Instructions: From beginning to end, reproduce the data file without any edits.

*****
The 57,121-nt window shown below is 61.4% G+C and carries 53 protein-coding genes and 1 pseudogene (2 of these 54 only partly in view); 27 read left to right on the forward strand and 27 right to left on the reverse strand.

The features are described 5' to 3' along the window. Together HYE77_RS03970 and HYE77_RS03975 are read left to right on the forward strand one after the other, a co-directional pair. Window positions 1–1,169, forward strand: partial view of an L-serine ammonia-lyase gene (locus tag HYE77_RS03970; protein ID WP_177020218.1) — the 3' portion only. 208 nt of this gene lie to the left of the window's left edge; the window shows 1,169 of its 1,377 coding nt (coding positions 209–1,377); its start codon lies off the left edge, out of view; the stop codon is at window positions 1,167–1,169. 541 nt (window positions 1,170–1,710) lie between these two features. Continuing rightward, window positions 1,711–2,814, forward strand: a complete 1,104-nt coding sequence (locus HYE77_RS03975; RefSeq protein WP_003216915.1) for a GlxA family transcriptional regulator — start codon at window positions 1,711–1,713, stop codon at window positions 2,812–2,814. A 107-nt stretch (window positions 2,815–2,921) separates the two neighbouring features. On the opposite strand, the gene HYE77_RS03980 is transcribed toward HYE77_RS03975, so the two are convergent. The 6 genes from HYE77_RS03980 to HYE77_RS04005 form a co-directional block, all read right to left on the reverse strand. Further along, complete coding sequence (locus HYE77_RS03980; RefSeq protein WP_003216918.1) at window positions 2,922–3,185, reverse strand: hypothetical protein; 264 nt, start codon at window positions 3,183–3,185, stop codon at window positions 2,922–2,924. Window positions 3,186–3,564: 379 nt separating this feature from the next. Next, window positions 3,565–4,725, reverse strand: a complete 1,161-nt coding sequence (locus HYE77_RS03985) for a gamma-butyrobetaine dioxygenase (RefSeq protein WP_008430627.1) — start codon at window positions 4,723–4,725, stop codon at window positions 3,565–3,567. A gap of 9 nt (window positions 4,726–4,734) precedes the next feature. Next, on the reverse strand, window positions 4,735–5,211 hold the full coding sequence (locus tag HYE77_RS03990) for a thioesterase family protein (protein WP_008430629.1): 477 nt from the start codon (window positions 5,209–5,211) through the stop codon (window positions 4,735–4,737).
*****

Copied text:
The 57,121-nt window shown below is 61.4% G+C and carries 53 protein-coding genes and 1 pseudogene (2 of these 54 only partly in view); 27 read left to right on the forward strand and 27 right to left on the reverse strand.

The features are described 5' to 3' along the window. Together HYE77_RS03970 and HYE77_RS03975 are read left to right on the forward strand one after the other, a co-directional pair. Window positions 1–1,169, forward strand: partial view of an L-serine ammonia-lyase gene (locus tag HYE77_RS03970; protein ID WP_177020218.1) — the 3' portion only. 208 nt of this gene lie to the left of the window's left edge; the window shows 1,169 of its 1,377 coding nt (coding positions 209–1,377); its start codon lies off the left edge, out of view; the stop codon is at window positions 1,167–1,169. 541 nt (window positions 1,170–1,710) lie between these two features. Continuing rightward, window positions 1,711–2,814, forward strand: a complete 1,104-nt coding sequence (locus HYE77_RS03975; RefSeq protein WP_003216915.1) for a GlxA family transcriptional regulator — start codon at window positions 1,711–1,713, stop codon at window positions 2,812–2,814. A 107-nt stretch (window positions 2,815–2,921) separates the two neighbouring features. On the opposite strand, the gene HYE77_RS03980 is transcribed toward HYE77_RS03975, so the two are convergent. The 6 genes from HYE77_RS03980 to HYE77_RS04005 form a co-directional block, all read right to left on the reverse strand. Further along, complete coding sequence (locus HYE77_RS03980; RefSeq protein WP_003216918.1) at window positions 2,922–3,185, reverse strand: hypothetical protein; 264 nt, start codon at window positions 3,183–3,185, stop codon at window positions 2,922–2,924. Window positions 3,186–3,564: 379 nt separating this feature from the next. Next, window positions 3,565–4,725, reverse strand: a complete 1,161-nt coding sequence (locus HYE77_RS03985) for a gamma-butyrobetaine dioxygenase (RefSeq protein WP_008430627.1) — start codon at window positions 4,723–4,725, stop codon at window positions 3,565–3,567. A gap of 9 nt (window positions 4,726–4,734) precedes the next feature. Next, on the reverse strand, window positions 4,735–5,211 hold the full coding sequence (locus tag HYE77_RS03990) for a thioesterase family protein (protein WP_008430629.1): 477 nt from the start codon (window positions 5,209–5,211) through the stop codon (window positions 4,735–4,737).